June 14, 2013
One of the frustrations of my work at VOM is the seeming indifference of the secular media to the suffering of our Christian brothers and sisters around the world. Yes, there are times when a story of persecution breaks through into our national conversation—Youcef Nadarkhani in Iran, or the attack on Dogo Nahawa in Nigeria—but for the most part Christian persecution is not a story we see on the evening news or read even in the fine-print sections of the newspaper.
Partly because of this frustration, I read with great interest the story in the New York Times this week about a letter smuggled out of the Masanjia labor camp in China that revealed the terrible conditions of the prisoners. The story of the letter is fascinating in itself—it was smuggled out of the country tucked inside a package of mock tombstones that were sold by a K-Mart in Oregon as Halloween decorations.
But the words that caught my eye weren’t about the letter; they were about the camp the letter was written from: “According to former inmates, roughly half of Masanjia’s population is made up of Falun Gong practitioners or members of underground churches …”
The story then details some of the things prisoners endure, besides long days of labor creating goods for export to the West. One woman talked about being dragged around by her hair, or being shocked with electric batons until her nostrils filled with the odor of burning flesh. Others spoke of having their four limbs tied to four beds, which were then kicked farther and farther apart by the guards. “That place is a living hell,” said Liu Hua, a 51-year-old former prisoner at the camp.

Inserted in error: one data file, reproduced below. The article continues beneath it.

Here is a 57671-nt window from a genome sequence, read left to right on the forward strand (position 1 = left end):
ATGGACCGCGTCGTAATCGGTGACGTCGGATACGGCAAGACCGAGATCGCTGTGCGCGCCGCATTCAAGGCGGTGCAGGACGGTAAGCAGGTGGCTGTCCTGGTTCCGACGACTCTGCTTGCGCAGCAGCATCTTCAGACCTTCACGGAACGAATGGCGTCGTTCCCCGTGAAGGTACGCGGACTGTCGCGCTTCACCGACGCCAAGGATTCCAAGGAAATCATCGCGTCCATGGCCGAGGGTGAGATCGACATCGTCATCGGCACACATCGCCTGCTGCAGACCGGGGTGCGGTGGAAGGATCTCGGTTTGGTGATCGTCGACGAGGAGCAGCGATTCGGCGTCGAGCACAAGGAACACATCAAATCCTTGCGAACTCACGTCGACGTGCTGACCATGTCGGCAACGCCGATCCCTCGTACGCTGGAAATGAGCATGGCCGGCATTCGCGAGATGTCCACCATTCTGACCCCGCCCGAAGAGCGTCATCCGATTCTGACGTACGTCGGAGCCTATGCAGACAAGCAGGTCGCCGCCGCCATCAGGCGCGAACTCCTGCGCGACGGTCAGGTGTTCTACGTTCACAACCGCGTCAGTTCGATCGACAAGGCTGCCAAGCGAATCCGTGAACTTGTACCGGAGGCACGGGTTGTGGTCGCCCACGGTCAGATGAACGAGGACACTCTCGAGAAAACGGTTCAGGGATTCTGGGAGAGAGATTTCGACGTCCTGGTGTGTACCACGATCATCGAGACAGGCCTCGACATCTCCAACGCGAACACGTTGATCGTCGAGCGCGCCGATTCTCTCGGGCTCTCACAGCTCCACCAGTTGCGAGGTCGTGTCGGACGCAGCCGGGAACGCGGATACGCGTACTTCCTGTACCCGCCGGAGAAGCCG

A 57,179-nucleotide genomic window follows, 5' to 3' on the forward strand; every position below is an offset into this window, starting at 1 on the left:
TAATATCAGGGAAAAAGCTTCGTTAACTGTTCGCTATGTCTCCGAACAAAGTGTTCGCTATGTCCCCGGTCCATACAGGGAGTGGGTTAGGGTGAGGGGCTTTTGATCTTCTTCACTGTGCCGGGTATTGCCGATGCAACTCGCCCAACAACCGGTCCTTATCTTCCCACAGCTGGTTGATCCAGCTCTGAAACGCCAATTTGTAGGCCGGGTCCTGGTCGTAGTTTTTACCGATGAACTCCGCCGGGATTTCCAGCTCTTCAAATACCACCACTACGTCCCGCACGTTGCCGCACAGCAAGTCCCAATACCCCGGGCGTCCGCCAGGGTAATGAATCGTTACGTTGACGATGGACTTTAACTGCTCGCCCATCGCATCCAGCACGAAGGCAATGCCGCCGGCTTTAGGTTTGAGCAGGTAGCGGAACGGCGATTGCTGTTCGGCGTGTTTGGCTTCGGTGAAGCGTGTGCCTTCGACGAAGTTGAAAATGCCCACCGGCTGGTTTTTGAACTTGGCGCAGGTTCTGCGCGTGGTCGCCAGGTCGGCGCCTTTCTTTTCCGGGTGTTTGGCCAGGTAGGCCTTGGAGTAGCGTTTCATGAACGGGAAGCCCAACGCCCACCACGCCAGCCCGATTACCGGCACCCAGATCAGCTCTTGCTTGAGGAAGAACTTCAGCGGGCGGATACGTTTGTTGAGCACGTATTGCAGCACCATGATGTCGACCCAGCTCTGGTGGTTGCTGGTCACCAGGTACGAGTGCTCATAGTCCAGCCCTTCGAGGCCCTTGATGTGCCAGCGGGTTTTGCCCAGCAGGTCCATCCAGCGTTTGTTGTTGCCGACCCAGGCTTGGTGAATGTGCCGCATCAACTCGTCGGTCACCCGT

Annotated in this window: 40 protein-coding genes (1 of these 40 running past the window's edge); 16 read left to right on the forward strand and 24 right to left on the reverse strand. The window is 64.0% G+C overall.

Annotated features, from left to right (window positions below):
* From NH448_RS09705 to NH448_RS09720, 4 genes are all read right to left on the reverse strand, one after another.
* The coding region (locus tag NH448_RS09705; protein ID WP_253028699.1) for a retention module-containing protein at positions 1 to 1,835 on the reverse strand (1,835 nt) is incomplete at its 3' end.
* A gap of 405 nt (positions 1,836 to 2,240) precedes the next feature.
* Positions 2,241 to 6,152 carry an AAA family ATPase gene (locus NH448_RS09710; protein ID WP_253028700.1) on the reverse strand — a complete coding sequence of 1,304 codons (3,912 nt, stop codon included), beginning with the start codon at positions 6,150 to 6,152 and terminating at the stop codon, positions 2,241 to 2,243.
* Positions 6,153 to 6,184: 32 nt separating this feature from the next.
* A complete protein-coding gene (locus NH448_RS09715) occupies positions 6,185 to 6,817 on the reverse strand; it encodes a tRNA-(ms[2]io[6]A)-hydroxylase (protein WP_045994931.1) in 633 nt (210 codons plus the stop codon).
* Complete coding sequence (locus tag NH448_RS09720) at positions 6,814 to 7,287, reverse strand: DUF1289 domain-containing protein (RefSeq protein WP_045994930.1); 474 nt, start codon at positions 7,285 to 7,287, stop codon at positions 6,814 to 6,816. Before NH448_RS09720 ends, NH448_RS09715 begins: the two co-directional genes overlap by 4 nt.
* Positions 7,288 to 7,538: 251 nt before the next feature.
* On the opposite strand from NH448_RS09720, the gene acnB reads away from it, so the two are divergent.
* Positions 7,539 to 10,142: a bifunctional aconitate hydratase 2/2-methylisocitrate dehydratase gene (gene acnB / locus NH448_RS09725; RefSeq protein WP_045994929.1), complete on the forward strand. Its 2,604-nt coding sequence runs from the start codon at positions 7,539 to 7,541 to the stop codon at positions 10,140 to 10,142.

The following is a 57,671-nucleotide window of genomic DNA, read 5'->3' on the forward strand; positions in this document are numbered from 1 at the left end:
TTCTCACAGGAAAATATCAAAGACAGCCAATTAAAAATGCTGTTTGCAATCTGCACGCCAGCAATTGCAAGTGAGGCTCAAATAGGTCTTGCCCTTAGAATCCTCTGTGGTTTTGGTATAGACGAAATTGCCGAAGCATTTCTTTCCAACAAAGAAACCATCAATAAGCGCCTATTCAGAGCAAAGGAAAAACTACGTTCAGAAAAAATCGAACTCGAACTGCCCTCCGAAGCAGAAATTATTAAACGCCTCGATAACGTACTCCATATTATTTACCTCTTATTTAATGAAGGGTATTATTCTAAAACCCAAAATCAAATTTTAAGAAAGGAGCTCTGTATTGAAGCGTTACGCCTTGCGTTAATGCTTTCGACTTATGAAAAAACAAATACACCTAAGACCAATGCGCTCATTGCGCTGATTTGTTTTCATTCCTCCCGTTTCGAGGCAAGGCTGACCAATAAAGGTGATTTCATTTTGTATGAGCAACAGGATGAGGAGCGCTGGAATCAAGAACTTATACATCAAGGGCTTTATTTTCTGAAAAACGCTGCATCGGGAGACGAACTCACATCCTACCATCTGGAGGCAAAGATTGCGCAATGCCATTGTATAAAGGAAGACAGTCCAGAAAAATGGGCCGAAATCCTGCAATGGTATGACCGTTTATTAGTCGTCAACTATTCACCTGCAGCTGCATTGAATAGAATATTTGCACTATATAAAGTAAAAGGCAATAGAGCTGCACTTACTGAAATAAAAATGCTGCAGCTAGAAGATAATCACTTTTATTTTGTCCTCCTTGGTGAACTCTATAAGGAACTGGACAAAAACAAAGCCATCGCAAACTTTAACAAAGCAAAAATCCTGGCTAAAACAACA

China’s people can be sent into that living hell for up to four years without even having a trial. The article suggests that when more “workers” are needed, local police will find reasons to arrest people because the labor camp will pay them for prisoners.
Some of my brothers and sisters are in that living hell. Perhaps even now one of them is being shocked, or lying in misery tied to the beds. Perhaps some are whispering words of encouragement to each other during an endless day of heavy labor. Or maybe they are quoting Scripture in their minds while their lips mouth the communist slogans that are a part of their “re-education” sessions.
“He has been arrested and educated many times, and yet his heart has not died and his nature has not changed.”
I pray for my brothers and sisters who are being "educated" in the Masanjia labor camp today, as well as those in other labor camps across China. I pray that their hearts will not die and that their suffering will only conform them more closely to the unchangeable nature of Christ.
Pray with me.
Todd Nettleton has served the persecuted church and VOM 15 years. He has been interviewed more than 1900 times by various media outlets. He's the author of Restricted Nations: North Korea, and served on the writing team for FOXE, Extreme Devotion, Hearts of Fire and other VOM books. Todd is scheduled to speak at upcoming VOM Regional Conferences in Tulsa and Wichita.